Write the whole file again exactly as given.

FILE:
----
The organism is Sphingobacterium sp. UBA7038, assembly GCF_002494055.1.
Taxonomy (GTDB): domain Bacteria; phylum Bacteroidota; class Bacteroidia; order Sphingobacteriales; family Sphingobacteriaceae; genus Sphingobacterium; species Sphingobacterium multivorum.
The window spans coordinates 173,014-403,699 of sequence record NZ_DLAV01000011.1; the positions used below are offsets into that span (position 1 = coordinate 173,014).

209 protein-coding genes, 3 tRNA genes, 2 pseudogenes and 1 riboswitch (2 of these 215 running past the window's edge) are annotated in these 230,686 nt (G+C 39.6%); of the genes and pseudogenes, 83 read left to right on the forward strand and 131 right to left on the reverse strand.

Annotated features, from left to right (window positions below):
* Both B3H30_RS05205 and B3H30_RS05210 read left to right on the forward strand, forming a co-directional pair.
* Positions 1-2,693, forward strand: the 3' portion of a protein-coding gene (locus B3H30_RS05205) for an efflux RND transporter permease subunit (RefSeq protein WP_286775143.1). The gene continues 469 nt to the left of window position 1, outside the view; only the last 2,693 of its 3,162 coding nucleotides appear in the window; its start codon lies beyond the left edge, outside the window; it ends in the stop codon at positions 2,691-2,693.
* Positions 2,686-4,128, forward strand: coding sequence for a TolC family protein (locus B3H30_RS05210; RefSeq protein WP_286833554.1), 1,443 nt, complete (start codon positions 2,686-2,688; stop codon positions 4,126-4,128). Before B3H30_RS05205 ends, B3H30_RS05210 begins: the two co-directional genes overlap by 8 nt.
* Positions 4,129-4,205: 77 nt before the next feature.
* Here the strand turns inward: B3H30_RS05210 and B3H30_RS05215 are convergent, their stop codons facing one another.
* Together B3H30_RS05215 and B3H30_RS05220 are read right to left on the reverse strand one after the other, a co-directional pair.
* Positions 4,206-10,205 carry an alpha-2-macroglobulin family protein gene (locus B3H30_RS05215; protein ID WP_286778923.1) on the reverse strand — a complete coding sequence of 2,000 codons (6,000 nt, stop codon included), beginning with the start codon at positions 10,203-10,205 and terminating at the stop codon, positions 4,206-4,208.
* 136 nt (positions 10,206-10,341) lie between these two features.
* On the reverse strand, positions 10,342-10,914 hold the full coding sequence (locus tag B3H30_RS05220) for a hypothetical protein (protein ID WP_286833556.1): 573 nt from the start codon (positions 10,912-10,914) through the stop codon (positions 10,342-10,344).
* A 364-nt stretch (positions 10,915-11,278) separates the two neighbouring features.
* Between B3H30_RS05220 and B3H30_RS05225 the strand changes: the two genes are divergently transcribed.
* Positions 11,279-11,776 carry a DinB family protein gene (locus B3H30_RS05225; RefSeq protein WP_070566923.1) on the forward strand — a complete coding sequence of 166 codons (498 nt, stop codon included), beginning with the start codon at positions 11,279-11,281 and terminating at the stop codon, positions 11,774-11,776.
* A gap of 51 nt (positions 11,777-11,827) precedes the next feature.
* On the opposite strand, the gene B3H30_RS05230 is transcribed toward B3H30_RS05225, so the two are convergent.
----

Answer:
The organism is Sphingobacterium sp. UBA7038, assembly GCF_002494055.1.
Taxonomy (GTDB): domain Bacteria; phylum Bacteroidota; class Bacteroidia; order Sphingobacteriales; family Sphingobacteriaceae; genus Sphingobacterium; species Sphingobacterium multivorum.
The window spans coordinates 173,014-403,699 of sequence record NZ_DLAV01000011.1; the positions used below are offsets into that span (position 1 = coordinate 173,014).

209 protein-coding genes, 3 tRNA genes, 2 pseudogenes and 1 riboswitch (2 of these 215 running past the window's edge) are annotated in these 230,686 nt (G+C 39.6%); of the genes and pseudogenes, 83 read left to right on the forward strand and 131 right to left on the reverse strand.

Annotated features, from left to right (window positions below):
* Both B3H30_RS05205 and B3H30_RS05210 read left to right on the forward strand, forming a co-directional pair.
* Positions 1-2,693, forward strand: the 3' portion of a protein-coding gene (locus B3H30_RS05205) for an efflux RND transporter permease subunit (RefSeq protein WP_286775143.1). The gene continues 469 nt to the left of window position 1, outside the view; only the last 2,693 of its 3,162 coding nucleotides appear in the window; its start codon lies beyond the left edge, outside the window; it ends in the stop codon at positions 2,691-2,693.
* Positions 2,686-4,128, forward strand: coding sequence for a TolC family protein (locus B3H30_RS05210; RefSeq protein WP_286833554.1), 1,443 nt, complete (start codon positions 2,686-2,688; stop codon positions 4,126-4,128). Before B3H30_RS05205 ends, B3H30_RS05210 begins: the two co-directional genes overlap by 8 nt.
* Positions 4,129-4,205: 77 nt before the next feature.
* Here the strand turns inward: B3H30_RS05210 and B3H30_RS05215 are convergent, their stop codons facing one another.
* Together B3H30_RS05215 and B3H30_RS05220 are read right to left on the reverse strand one after the other, a co-directional pair.
* Positions 4,206-10,205 carry an alpha-2-macroglobulin family protein gene (locus B3H30_RS05215; protein ID WP_286778923.1) on the reverse strand — a complete coding sequence of 2,000 codons (6,000 nt, stop codon included), beginning with the start codon at positions 10,203-10,205 and terminating at the stop codon, positions 4,206-4,208.
* 136 nt (positions 10,206-10,341) lie between these two features.
* On the reverse strand, positions 10,342-10,914 hold the full coding sequence (locus tag B3H30_RS05220) for a hypothetical protein (protein ID WP_286833556.1): 573 nt from the start codon (positions 10,912-10,914) through the stop codon (positions 10,342-10,344).
* A 364-nt stretch (positions 10,915-11,278) separates the two neighbouring features.
* Between B3H30_RS05220 and B3H30_RS05225 the strand changes: the two genes are divergently transcribed.
* Positions 11,279-11,776 carry a DinB family protein gene (locus B3H30_RS05225; RefSeq protein WP_070566923.1) on the forward strand — a complete coding sequence of 166 codons (498 nt, stop codon included), beginning with the start codon at positions 11,279-11,281 and terminating at the stop codon, positions 11,774-11,776.
* A gap of 51 nt (positions 11,777-11,827) precedes the next feature.
* On the opposite strand, the gene B3H30_RS05230 is transcribed toward B3H30_RS05225, so the two are convergent.